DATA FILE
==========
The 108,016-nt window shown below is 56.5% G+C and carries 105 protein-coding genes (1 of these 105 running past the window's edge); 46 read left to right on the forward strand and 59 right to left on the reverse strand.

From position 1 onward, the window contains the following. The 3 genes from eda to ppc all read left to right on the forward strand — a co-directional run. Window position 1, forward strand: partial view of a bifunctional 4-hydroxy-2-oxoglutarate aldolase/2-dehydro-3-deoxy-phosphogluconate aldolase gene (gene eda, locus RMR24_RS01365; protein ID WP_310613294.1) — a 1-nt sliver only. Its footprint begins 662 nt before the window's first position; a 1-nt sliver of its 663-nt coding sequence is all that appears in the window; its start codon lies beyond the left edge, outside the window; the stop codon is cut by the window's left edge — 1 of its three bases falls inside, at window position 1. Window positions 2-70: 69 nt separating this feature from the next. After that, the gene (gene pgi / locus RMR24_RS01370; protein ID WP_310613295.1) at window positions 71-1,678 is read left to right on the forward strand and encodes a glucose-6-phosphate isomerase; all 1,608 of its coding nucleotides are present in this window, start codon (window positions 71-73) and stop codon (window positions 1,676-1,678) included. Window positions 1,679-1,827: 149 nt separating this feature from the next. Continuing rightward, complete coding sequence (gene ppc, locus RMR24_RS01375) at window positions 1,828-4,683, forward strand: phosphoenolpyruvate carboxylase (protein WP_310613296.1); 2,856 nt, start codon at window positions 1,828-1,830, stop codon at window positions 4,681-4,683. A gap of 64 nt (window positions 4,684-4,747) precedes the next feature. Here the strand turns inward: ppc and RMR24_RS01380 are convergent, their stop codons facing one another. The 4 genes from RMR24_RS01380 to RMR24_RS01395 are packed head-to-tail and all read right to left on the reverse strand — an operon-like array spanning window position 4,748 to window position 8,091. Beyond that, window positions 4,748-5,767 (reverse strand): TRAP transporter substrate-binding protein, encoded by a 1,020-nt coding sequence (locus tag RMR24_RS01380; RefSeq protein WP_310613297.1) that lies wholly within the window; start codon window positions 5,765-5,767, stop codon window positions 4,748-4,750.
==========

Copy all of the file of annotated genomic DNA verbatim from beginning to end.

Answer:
The 108,016-nt window shown below is 56.5% G+C and carries 105 protein-coding genes (1 of these 105 running past the window's edge); 46 read left to right on the forward strand and 59 right to left on the reverse strand.

From position 1 onward, the window contains the following. The 3 genes from eda to ppc all read left to right on the forward strand — a co-directional run. Window position 1, forward strand: partial view of a bifunctional 4-hydroxy-2-oxoglutarate aldolase/2-dehydro-3-deoxy-phosphogluconate aldolase gene (gene eda, locus RMR24_RS01365; protein ID WP_310613294.1) — a 1-nt sliver only. Its footprint begins 662 nt before the window's first position; a 1-nt sliver of its 663-nt coding sequence is all that appears in the window; its start codon lies beyond the left edge, outside the window; the stop codon is cut by the window's left edge — 1 of its three bases falls inside, at window position 1. Window positions 2-70: 69 nt separating this feature from the next. After that, the gene (gene pgi / locus RMR24_RS01370; protein ID WP_310613295.1) at window positions 71-1,678 is read left to right on the forward strand and encodes a glucose-6-phosphate isomerase; all 1,608 of its coding nucleotides are present in this window, start codon (window positions 71-73) and stop codon (window positions 1,676-1,678) included. Window positions 1,679-1,827: 149 nt separating this feature from the next. Continuing rightward, complete coding sequence (gene ppc, locus RMR24_RS01375) at window positions 1,828-4,683, forward strand: phosphoenolpyruvate carboxylase (protein WP_310613296.1); 2,856 nt, start codon at window positions 1,828-1,830, stop codon at window positions 4,681-4,683. A gap of 64 nt (window positions 4,684-4,747) precedes the next feature. Here the strand turns inward: ppc and RMR24_RS01380 are convergent, their stop codons facing one another. The 4 genes from RMR24_RS01380 to RMR24_RS01395 are packed head-to-tail and all read right to left on the reverse strand — an operon-like array spanning window position 4,748 to window position 8,091. Beyond that, window positions 4,748-5,767 (reverse strand): TRAP transporter substrate-binding protein, encoded by a 1,020-nt coding sequence (locus tag RMR24_RS01380; RefSeq protein WP_310613297.1) that lies wholly within the window; start codon window positions 5,765-5,767, stop codon window positions 4,748-4,750.